- A law firm puts up a $5,000 reward for Oquendo's return
- The missing 14-year-old boy cannot communicate verbally
- Video shows him running out of his school Friday
A law firm in New York is offering a $5,000 reward for the safe return of an autistic teen who's been missing since he ran out of his school last week
Surveillance video shows 14-year-old Avonte Oquendo of Queens running out the door of Center Boulevard School in Long Island City at 12:38 p.m. Friday. Police say he is unable to communicate verbally.
Mayerson & Associates, a New York-based law firm that represents individuals with autism, is offering the reward for information leading to the safe return of the boy.
"We cannot begin to imagine what Avonte's family is going through," the firm said in a statement. "Time is of the essence."
Gary Mayerson, the founder of the firm, said the status of the search and investigation may lead to the reward money being increased.
New York Police Department Sgt. Lee Jones said Wednesday there were no new developments in the case.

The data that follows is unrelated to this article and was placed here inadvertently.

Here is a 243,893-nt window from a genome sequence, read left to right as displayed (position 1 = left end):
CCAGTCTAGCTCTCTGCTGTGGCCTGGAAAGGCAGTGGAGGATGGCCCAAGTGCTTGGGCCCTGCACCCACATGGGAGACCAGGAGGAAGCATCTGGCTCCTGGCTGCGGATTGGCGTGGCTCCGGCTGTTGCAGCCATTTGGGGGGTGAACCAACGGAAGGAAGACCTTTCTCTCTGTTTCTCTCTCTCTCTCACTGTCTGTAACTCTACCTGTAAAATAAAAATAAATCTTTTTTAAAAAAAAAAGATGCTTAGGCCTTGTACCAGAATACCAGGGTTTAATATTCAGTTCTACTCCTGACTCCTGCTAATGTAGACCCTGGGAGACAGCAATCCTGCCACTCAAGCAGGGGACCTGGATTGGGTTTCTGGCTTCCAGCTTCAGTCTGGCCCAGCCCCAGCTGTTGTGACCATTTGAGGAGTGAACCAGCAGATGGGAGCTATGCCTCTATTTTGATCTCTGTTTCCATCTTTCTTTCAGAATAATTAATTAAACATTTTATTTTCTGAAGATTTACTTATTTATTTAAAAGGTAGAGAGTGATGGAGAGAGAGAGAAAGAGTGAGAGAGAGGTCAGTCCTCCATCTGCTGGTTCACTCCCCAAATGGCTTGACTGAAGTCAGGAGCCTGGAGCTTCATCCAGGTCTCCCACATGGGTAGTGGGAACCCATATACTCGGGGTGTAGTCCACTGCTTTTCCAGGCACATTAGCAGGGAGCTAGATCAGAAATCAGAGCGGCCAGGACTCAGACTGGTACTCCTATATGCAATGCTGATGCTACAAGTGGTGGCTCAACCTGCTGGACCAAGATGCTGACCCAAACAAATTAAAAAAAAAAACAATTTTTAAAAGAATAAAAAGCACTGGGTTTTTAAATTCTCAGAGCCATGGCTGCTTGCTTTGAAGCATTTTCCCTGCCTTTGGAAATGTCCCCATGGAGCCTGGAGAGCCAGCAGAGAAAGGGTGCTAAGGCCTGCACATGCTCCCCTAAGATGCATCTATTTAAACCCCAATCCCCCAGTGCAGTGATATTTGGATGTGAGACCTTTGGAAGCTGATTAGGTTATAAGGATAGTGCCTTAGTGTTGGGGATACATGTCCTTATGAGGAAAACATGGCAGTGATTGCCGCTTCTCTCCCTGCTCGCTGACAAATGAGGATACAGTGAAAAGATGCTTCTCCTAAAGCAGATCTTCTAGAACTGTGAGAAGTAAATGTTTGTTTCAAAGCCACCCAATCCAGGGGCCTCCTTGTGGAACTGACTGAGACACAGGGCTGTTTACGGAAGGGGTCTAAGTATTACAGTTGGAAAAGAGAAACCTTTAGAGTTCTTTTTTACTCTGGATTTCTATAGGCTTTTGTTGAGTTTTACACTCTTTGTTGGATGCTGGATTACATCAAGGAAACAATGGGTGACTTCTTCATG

Earlier this week, Oquendo's mother said the situation is "heartbreaking."
"I just need to find my son because he needs his family, he cannot fend for himself out there," Vanessa Fontaine told CNN affiliate WABC.
"This is just the hardest thing to have your child disappear, and you cannot bring him home with you," she added.
According to the surveillance video provided by the NYPD, no supervisor or monitor stopped the 14-year-old when he ran out.
"He is supposed to have one-to-one supervision at all times," Fontaine said through tears. "He has the mental capacity of a 7- or 8-year-old."
The New York City Department of Education issued a statement saying it was working closely with the police on the investigation.
The school is not commenting.
Police say Oquendo was last seen wearing a gray striped shirt, black jeans and black sneakers. He is 5 feet, three inches tall and weighs 125 pounds.
Missing posters are being handed out and the surrounding areas are under investigation, WABC reported.
"He doesn't know that, you know, 'I can get hurt in the street, someone can grab me and take me.' He doesn't know that," Fontaine said Monday. "He doesn't know fear."
Anyone with information about Oquendo should contact the NYPD's Crime Stoppers Hotline at 800-577-TIPS. The public can also submit tips at Crime Stoppers website, nypdcrimestoppers.com or text to 274637(CRIMES), then enter TIP577.